Percutaneous Cryoablation of Clinical T2 Renal Masses–(The Iceman Cometh)
- Journal of Vascular and Interventional Radiology: JVIR
TAKE-HOME MESSAGE— First lets be clear on the stage of these tumors. They were greater than 7 cm and no lymph nodes or metastasis existed. Also the sample size of this study is very small and is from a single institution and is a retrospective report on what some good enterprising radiologists tried against a tumor which is usually highly resistant to chemotherapy and which is starting to see some responses from targeted molecular therapy and monoclonal antibodies ( all tried for the most part in nodal or metastatic disease. These were patients for whom the rimary therapy of stage 1 and 2 is surgery but were deemed not to be ideal surgical candidates
Many of the patients have arterial tumor blood supply super selectively mapped and then clotting of the tumor was attempted. A good portion did not. One can not say whether it helped or hindered( either RX) One can say what they did which is that at this institution they were able to map tumor blood supply and then through the skin freeze the entire tumor mass to death AND have some major consequences, no deaths and excellent survival. This institution is not the only one to try cryotherapy and obviously patients must be carefully selected and radiologists and supporting staff must be well trained and skilled- but the Iceman Cometh and the tumors went away without the GFR glomerular Filtration rate= renal function being permanently or significantly impaired ( Doc Kevin Ryan )
To determine the technical success, safety, and preliminary clinical outcome of percutaneous cryoablation of large (> 7 cm) renal masses.
MATERIALS AND METHODS
Twelve patients underwent percutaneous cryoablation for treatment of renal tumors measuring greater than 7 cm (clinical stage II, T2aN0M0) between 2004 and 2013. Median patient age was 75 years (range, 46-84 y), median Charlson comorbidity index was 5 (range, 4-9), and median maximal tumor diameter was 8.4 cm (range, 7.2-9.7 cm). Seven of the 12 patients underwent superselective intraarterial tumor embolization before cryoablation. Technical success, procedural complications, renal function, and oncologic and survival outcomes were evaluated for each patient.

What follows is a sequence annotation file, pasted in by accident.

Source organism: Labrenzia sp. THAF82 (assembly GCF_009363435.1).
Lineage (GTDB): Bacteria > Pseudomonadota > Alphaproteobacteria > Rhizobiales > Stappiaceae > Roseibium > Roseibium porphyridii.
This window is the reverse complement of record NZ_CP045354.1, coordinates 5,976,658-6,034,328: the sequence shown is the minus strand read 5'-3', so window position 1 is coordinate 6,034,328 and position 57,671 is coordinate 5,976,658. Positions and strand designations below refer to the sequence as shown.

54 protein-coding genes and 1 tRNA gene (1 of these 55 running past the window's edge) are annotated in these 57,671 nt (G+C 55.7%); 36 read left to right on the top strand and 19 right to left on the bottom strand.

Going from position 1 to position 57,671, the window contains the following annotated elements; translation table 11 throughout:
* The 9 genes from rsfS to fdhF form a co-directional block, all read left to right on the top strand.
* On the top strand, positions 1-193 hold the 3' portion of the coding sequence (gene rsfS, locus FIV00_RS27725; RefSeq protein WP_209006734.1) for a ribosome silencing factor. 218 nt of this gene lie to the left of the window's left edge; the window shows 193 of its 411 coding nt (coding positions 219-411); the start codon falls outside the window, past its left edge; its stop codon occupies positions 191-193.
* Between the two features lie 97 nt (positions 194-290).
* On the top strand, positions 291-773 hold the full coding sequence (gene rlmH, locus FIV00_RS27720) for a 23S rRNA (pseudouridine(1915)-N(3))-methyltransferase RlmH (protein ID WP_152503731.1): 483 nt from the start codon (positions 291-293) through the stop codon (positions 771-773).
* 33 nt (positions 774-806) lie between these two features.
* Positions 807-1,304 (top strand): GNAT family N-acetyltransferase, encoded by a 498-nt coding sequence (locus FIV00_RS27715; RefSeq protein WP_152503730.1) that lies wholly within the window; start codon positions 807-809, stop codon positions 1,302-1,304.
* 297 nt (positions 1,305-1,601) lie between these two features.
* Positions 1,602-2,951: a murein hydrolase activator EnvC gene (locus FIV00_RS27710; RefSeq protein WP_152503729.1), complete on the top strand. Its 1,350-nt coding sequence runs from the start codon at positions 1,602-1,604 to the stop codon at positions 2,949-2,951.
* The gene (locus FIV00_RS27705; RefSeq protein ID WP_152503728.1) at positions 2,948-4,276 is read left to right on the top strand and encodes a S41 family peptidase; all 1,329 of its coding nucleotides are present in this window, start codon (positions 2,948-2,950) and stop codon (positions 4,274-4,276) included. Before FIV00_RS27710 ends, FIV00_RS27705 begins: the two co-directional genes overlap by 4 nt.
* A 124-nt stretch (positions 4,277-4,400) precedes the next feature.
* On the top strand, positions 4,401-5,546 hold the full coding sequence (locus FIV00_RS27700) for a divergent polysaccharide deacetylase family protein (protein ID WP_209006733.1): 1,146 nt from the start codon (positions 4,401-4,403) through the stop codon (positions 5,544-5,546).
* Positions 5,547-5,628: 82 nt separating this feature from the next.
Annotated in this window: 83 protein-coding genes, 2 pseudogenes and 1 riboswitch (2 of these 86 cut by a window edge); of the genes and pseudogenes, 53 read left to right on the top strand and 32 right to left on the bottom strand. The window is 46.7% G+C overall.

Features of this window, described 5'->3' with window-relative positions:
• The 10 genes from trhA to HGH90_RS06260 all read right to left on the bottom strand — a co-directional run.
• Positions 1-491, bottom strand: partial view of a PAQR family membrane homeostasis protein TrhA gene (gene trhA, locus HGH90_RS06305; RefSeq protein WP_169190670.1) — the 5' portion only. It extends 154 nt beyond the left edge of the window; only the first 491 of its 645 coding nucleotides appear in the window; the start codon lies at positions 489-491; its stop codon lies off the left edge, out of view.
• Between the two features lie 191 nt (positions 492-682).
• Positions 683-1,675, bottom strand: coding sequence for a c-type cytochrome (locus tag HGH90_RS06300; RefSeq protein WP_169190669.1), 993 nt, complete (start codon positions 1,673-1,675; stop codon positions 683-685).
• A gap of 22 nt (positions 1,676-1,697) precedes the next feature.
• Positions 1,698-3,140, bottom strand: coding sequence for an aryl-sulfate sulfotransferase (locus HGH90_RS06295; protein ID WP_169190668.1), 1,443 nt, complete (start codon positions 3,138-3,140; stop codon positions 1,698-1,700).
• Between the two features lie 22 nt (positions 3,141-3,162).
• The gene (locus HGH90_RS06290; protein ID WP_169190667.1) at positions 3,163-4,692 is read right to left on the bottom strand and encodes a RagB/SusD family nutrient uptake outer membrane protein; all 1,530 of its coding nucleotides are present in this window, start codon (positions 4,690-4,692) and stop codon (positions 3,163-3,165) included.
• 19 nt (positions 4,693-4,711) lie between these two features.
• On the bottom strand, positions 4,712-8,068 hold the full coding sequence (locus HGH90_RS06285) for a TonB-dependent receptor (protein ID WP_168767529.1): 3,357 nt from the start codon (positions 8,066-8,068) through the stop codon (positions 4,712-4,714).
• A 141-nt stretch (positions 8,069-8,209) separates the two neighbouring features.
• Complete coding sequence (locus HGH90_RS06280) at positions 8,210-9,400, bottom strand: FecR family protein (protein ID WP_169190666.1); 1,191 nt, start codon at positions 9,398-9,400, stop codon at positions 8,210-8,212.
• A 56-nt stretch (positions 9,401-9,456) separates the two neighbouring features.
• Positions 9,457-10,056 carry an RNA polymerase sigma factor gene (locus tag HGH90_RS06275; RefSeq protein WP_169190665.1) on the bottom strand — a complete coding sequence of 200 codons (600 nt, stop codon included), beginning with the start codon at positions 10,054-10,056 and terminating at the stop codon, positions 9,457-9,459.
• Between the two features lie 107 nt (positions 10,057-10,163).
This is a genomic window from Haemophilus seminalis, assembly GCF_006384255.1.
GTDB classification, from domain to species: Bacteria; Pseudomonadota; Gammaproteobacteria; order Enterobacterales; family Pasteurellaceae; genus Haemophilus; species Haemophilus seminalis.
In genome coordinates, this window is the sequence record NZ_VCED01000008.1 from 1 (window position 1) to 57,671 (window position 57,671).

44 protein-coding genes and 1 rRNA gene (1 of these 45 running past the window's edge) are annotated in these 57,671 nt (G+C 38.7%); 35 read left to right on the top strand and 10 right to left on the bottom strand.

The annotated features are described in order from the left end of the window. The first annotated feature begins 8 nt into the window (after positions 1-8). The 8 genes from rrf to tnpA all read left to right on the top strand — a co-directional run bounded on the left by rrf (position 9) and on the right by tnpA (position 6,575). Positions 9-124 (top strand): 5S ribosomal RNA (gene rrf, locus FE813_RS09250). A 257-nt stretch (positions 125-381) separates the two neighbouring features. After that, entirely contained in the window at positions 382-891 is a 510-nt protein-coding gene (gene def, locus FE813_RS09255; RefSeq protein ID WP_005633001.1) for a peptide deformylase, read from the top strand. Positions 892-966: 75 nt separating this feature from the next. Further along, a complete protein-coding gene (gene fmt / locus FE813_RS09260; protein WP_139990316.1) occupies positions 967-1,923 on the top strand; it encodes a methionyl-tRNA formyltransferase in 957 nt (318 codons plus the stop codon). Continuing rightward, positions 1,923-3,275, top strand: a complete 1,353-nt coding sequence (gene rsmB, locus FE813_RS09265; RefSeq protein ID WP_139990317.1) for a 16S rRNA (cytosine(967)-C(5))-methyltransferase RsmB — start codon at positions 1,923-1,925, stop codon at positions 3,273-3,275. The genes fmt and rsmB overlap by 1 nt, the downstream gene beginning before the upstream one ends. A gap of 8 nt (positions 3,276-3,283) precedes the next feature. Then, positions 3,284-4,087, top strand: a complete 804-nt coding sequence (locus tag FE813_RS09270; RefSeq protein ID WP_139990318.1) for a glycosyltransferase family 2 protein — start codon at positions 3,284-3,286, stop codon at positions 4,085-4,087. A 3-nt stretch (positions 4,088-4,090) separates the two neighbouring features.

All cryoablation procedures were technically successful in a single treatment session, with no mortalities at 30 days. Two patients (17%) experienced major complications related to postprocedural hemorrhage. Median change in estimated glomerular filtration rate within 7 days following cryoablation treatment was 11 mL/min (range, 7-14 mL/min). One patient with baseline stage IV chronic kidney disease and a major bleeding complication required temporary dialysis in the periprocedural period. In 11 patients (92%) who had follow-up beyond 3 months after the procedure (mean, 19 mo; range, 4-49 mo), recurrence-free survival and overall survival rates at 2 years were 100% and 91%, respectively.
Percutaneous cryoablation of large (> 7 cm) renal masses was technically successful, with effective preliminary clinical outcomes. However, major complications are more common with cryoablation of stage T2 tumors than is typically encountered with treatment of smaller stage T1 tumors.